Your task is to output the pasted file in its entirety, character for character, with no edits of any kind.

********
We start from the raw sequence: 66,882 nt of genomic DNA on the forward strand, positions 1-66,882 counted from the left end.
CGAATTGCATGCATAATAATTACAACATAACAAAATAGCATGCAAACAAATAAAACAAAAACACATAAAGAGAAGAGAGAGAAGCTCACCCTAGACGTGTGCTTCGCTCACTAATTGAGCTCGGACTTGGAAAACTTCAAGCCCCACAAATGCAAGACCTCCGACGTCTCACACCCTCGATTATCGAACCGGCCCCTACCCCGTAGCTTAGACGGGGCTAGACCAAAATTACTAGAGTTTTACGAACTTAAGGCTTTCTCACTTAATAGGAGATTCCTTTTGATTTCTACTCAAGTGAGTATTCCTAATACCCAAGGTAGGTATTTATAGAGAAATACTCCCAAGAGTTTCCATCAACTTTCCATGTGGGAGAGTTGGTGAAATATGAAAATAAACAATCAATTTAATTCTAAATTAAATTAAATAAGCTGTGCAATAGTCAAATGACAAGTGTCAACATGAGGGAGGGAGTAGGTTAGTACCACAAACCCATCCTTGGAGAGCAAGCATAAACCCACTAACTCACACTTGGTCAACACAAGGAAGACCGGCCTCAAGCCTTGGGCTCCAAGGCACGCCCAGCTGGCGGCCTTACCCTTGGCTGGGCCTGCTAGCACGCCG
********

We start from the raw sequence: 66,882 nt of genomic DNA on the forward strand, positions 1-66,882 counted from the left end.
CGAATTGCATGCATAATAATTACAACATAACAAAATAGCATGCAAACAAATAAAACAAAAACACATAAAGAGAAGAGAGAGAAGCTCACCCTAGACGTGTGCTTCGCTCACTAATTGAGCTCGGACTTGGAAAACTTCAAGCCCCACAAATGCAAGACCTCCGACGTCTCACACCCTCGATTATCGAACCGGCCCCTACCCCGTAGCTTAGACGGGGCTAGACCAAAATTACTAGAGTTTTACGAACTTAAGGCTTTCTCACTTAATAGGAGATTCCTTTTGATTTCTACTCAAGTGAGTATTCCTAATACCCAAGGTAGGTATTTATAGAGAAATACTCCCAAGAGTTTCCATCAACTTTCCATGTGGGAGAGTTGGTGAAATATGAAAATAAACAATCAATTTAATTCTAAATTAAATTAAATAAGCTGTGCAATAGTCAAATGACAAGTGTCAACATGAGGGAGGGAGTAGGTTAGTACCACAAACCCATCCTTGGAGAGCAAGCATAAACCCACTAACTCACACTTGGTCAACACAAGGAAGACCGGCCTCAAGCCTTGGGCTCCAAGGCACGCCCAGCTGGCGGCCTTACCCTTGGCTGGGCCTGCTAGCACGCCG